McDowellian idealism

A colleague of mine took pity on my flailing about in the churning waters of idealism and recommended that I read some John McDowell. Though I try to read a lot, I always find myself astonished at having missed out on things, and that’s the case here.

McDowell’s Mind and World starts with an argument, due to Sellars, that there can be no pure “given” (data) at the basis of experience, and least not if we expect that data to play any role in justifying our beliefs about the world. For pure data, prior to concepts, simply cannot play any role in a justification. The data must be conceptualized, or formed into some manner of judgment, before they can become part of a justification. This is related to Kant’s transcendental deduction, which argues that sensory experience is possible only if the data get structured in such a way as to make concepts applicable to them. Concepts must be in experience in order for experience to be anything to us; experience without conceptual structure is, for us, “less even than a dream,” as Kant writes.

The rest of McDowell’s book (which I’m still reading) explores the implications of this insight, and I will write more when I finish. But I did have the chance yesterday to try out some implications in class. It seems to me that we have no choice but to take explanations and justifications seriously. When we are explaining a mathematical truth, or defending a moral act, or even explaining how we know the planets orbit the sun, we rely crucially on chains of reasoning whose validity is rooted in taking concepts very seriously. The only other way to look at our explaining and justifying is to see them as sounds and scribbles we initiate because we have been conditioned to expect that certain sequences will get others to behave in ways we want (nodding heads, going on to produce relevantly similar sounds and squiggles, etc). Exaggerating further, this would mean that the difference between poking you with a stick until you agree and convincing you with a cogent line of reasoning is only a matter of degree: both processes are merely causal. If we are to believe that explanations and justifications really are more than this, we must take concepts seriously. (Moreover, you shouldn’t provide me with an argument if you think I am wrong about this; you may as well just come after me with a pointy stick!)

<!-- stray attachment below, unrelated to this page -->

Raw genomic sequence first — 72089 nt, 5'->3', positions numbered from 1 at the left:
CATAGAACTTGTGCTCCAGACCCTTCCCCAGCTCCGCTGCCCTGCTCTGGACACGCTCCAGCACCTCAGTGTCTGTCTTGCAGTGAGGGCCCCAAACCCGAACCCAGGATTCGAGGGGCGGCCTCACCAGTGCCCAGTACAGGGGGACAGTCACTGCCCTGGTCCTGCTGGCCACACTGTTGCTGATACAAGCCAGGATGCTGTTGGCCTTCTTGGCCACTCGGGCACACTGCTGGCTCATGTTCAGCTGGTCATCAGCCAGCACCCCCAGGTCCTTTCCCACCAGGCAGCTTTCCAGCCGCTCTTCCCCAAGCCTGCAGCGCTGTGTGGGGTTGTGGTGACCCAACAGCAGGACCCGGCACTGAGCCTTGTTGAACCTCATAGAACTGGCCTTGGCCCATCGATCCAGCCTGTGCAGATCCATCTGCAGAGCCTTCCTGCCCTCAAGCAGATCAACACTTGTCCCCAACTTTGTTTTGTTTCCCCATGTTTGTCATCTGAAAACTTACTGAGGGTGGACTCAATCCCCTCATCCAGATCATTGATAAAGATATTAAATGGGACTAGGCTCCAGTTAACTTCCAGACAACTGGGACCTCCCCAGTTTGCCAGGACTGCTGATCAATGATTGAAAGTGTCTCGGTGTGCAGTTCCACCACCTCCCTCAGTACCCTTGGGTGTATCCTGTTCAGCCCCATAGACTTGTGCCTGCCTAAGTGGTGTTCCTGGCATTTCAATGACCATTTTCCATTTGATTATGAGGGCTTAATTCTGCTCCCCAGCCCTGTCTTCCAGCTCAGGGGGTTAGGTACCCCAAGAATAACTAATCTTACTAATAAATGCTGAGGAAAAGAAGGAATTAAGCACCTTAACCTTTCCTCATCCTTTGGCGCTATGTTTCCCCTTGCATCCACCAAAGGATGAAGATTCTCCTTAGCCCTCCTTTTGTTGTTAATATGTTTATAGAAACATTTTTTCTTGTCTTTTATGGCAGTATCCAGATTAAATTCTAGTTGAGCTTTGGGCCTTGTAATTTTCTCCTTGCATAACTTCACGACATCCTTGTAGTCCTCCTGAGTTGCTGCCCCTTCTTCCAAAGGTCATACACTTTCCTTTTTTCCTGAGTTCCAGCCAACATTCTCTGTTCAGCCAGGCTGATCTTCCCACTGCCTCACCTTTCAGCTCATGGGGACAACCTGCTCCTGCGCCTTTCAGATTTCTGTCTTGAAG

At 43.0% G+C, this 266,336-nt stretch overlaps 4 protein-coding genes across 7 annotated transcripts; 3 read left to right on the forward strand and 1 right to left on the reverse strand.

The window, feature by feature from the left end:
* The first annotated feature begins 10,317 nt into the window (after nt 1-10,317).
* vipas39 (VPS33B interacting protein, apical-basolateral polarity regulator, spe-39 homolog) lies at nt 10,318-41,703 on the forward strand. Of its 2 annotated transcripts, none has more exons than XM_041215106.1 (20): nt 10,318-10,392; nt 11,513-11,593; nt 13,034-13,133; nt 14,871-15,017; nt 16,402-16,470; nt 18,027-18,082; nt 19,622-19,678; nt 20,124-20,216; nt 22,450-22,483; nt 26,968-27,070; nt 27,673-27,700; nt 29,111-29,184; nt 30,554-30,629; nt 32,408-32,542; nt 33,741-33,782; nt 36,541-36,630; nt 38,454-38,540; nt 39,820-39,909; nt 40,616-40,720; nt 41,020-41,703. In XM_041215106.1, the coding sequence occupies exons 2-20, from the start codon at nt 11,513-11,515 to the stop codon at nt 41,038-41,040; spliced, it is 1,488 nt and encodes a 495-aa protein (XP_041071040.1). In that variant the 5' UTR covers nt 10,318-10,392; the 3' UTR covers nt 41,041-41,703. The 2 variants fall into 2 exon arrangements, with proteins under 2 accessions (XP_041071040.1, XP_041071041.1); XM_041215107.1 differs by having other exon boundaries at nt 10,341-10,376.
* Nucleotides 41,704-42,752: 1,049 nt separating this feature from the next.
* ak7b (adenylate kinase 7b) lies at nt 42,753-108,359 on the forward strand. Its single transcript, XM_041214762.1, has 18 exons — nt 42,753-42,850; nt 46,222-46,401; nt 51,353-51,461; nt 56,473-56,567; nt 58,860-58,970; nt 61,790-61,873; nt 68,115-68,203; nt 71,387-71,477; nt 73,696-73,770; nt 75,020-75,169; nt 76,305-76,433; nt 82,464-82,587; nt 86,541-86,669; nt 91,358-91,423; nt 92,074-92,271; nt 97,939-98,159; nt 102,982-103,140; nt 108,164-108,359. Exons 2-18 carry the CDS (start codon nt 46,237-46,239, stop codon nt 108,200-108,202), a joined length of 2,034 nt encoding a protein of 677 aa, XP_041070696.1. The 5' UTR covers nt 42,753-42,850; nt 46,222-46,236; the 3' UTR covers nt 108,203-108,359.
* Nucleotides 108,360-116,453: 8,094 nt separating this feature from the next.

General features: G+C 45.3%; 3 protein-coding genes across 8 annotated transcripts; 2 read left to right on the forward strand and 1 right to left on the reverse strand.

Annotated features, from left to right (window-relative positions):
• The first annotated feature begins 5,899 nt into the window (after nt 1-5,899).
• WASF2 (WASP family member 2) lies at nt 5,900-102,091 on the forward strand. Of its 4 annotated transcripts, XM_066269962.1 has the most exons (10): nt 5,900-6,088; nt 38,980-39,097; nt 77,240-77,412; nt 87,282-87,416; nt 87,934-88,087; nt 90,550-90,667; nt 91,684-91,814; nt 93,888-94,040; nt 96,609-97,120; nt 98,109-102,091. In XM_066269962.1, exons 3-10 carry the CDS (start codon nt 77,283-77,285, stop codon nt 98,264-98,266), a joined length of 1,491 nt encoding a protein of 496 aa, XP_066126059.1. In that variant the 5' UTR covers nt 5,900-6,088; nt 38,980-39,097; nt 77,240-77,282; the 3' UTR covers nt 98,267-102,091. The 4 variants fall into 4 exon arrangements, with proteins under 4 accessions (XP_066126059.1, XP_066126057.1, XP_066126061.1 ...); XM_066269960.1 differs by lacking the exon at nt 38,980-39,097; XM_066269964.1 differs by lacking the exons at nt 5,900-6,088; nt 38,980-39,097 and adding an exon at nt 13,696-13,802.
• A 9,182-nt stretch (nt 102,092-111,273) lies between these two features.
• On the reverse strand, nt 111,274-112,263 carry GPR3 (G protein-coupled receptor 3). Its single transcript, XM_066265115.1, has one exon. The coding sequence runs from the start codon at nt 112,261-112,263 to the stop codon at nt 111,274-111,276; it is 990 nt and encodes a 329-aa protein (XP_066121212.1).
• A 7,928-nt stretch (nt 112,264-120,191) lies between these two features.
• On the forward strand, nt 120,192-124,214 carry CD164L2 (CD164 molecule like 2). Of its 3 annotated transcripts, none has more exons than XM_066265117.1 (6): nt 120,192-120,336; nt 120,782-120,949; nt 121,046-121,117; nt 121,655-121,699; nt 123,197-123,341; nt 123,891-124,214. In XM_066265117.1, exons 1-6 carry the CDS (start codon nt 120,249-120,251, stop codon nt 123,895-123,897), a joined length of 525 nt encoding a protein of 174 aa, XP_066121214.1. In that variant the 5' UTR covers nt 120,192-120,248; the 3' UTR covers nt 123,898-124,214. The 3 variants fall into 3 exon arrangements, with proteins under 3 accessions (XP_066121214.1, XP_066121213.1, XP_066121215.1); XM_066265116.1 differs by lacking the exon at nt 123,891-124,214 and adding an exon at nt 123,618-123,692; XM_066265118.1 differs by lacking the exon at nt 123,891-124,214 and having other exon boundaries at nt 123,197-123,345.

I know that, in other essays, McDowell goes on to argue against the notion of a “thing in itself,” existing apart from all conceptualization. I still find myself believing in the “brute dumbness” of experience (see the 9 November post), and it’s hard for me to see any way of accommodating it without a radically indifferent world. But at the same time, I believe that such an indifferent world still has some structure or other; that its happenings can be explained, at least in principle; and hence that it must be “concept-ready.” Does this make me an Absolute Idealist?

About Huenemann

Curious about the ways humans use their minds and hearts to distract themselves from the meaninglessness of life.
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4 Responses to McDowellian idealism

  1. Two things. First, to count as “data” is already to fall under a concept.

    But second, what is it to be “at the basis of experience”? Take halftone imaging, as an example: You are looking at a white space. You see large black dots appear, getting smaller, but also coalescing. The dots keep getting smaller and denser until—voila—we see an image of Steinway Hall. Are the dots we were able to see in the beginning “at the basis (or at least among the bases) of our experience” of this image? If not, why not? But if so, at the basis of our experience regardless of whether we conceptualized them as such?

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  2. Huenemann says:

    Thanks, Michael. To your first point – “data” or “the Given” or “things in themselves” are all certainly meant as attempts to refer to that which is prior to all conceptualization. You’re with Hegel (haha!) in denying that such reference can be made. I’m not yet convinced that you and Georg are right. It seems to me I can refer to “whomever did this” while not having any real knowledge of him to whom I refer, and “data” might be an intelligible extension of this sort of thing.

    Second point is interesting and tricky. I’d like to try to restrict “experience” to a level we can access consciously. So information about nerve excitations and neurotransmitters aren’t part of experience, even if they are physically implied by our experience. The pixels on my screen aren’t part of my sensory experience in a similar way (though they were before screens became so sophisticated). I’m tempted to say that the dots in your Steinway Hall photo aren’t in my experience until my eyes get up close to it or I use a magnifying glass.

    But this gets into murky waters, for sometimes by redirecting my focus I can see for the first time something that was there all along. “Oh, look! That Lincoln portrait is made out of pictures of presidents!” This leads us into seeing vs. seeing-as, which is a discussion I’m just beginning to think through, and it may turn out that the distinction I’m trying to make in the second paragraph won’t stand.

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    • “You’re with Hegel (haha!)….”

      That, sir, is an outrage.

      Giving the “data” point a bye, I guess I’m not sure I’ve nailed down the issue about what it is to be “at the basis of experience.” Maybe I’m parsing the phrase too closely, because you now speak of what it is to be “part of experience” (or “in [one’s] experience”). And I suppose that if the question is only whether bare, unconceptualized data can be “part of experience,” then I’m less inclined to disagree with your answer in the negative.

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